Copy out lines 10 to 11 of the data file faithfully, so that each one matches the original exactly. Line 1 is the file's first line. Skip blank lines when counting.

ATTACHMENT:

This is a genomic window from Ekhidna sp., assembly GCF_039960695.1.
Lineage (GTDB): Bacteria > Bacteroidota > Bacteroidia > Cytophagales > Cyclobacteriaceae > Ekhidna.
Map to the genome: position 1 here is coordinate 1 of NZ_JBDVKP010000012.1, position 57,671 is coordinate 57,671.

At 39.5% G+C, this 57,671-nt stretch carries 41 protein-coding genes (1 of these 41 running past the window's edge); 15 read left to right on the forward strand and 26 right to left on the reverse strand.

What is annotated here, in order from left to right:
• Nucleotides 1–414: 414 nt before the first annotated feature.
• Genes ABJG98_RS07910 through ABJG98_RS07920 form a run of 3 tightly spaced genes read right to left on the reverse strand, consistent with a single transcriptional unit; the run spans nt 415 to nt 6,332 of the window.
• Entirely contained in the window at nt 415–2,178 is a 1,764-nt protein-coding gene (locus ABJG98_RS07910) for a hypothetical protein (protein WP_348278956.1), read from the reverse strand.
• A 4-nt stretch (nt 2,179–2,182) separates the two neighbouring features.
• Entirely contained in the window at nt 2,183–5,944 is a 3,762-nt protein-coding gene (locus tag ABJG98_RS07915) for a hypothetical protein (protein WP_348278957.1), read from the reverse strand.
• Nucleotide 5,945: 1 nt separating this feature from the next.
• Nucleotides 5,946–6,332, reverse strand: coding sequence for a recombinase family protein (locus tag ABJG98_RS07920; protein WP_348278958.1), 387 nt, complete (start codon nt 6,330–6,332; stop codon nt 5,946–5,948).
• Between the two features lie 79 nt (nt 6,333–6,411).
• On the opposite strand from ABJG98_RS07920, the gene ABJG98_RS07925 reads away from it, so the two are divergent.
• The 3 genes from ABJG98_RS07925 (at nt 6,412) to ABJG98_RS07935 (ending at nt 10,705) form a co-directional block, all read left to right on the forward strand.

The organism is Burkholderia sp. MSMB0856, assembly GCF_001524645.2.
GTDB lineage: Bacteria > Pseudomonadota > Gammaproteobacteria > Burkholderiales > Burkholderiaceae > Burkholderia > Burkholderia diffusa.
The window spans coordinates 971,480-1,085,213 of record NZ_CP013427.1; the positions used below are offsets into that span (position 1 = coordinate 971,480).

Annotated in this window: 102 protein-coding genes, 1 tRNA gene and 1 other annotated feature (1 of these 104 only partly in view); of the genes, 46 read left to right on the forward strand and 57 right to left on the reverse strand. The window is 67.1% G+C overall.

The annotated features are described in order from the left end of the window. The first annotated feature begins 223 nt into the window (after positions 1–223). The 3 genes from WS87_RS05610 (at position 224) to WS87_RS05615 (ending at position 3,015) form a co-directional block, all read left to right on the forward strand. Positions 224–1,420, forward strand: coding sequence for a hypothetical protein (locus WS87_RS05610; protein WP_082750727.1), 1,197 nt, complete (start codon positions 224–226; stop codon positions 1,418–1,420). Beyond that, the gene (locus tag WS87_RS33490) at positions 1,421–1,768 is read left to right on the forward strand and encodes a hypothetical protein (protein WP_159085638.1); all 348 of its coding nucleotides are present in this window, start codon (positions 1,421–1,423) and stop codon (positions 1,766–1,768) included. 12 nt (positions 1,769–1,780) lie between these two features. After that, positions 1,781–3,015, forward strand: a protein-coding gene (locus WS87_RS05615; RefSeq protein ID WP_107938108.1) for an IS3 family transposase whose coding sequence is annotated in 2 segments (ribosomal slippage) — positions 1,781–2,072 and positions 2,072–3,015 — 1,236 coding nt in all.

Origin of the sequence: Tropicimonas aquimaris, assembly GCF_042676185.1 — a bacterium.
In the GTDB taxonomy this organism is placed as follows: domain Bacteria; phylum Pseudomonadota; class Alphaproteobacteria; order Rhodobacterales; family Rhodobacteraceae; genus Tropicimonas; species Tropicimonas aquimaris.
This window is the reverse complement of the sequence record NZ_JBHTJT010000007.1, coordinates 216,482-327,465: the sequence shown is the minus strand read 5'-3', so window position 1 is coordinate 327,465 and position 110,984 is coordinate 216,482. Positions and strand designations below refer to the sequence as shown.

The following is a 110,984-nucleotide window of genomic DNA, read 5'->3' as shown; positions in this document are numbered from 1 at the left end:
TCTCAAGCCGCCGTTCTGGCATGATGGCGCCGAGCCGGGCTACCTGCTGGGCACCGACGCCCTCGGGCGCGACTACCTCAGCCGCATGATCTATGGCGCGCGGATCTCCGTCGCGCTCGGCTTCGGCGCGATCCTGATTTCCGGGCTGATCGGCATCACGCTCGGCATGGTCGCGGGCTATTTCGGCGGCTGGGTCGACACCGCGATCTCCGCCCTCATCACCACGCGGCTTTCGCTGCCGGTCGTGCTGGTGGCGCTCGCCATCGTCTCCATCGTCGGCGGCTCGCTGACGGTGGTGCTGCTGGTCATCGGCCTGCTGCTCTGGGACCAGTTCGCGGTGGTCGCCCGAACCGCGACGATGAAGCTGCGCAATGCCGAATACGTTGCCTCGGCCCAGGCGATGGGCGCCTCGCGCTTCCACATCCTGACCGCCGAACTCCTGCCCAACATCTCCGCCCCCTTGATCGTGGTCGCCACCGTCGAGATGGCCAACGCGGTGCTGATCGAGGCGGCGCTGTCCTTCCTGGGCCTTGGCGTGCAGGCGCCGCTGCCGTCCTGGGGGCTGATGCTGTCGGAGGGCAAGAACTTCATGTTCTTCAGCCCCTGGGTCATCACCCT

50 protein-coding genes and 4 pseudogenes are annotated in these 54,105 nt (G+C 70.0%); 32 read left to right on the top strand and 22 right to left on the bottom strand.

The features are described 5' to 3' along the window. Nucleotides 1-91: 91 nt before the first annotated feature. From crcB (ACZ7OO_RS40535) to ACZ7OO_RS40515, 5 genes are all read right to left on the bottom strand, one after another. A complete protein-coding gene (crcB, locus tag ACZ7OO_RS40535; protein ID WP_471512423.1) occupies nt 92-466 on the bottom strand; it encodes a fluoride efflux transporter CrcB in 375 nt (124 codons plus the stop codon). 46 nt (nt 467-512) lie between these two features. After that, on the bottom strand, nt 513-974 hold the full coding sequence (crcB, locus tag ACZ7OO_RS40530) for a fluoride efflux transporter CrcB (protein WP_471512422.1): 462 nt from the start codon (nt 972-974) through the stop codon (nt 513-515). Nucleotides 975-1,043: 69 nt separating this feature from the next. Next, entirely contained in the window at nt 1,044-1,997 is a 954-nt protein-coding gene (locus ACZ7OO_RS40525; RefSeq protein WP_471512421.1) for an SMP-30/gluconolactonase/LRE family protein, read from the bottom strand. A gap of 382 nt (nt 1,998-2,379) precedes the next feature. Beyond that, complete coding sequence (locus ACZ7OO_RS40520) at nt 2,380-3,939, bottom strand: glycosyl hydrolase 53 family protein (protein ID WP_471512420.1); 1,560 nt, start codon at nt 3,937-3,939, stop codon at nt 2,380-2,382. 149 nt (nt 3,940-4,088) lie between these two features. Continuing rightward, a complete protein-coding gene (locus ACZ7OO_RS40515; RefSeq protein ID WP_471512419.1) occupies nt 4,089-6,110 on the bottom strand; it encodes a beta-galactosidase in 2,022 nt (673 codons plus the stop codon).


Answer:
• Entirely contained in the window at nt 2,183–5,944 is a 3,762-nt protein-coding gene (locus tag ABJG98_RS07915) for a hypothetical protein (protein WP_348278957.1), read from the reverse strand.
• Nucleotide 5,945: 1 nt separating this feature from the next.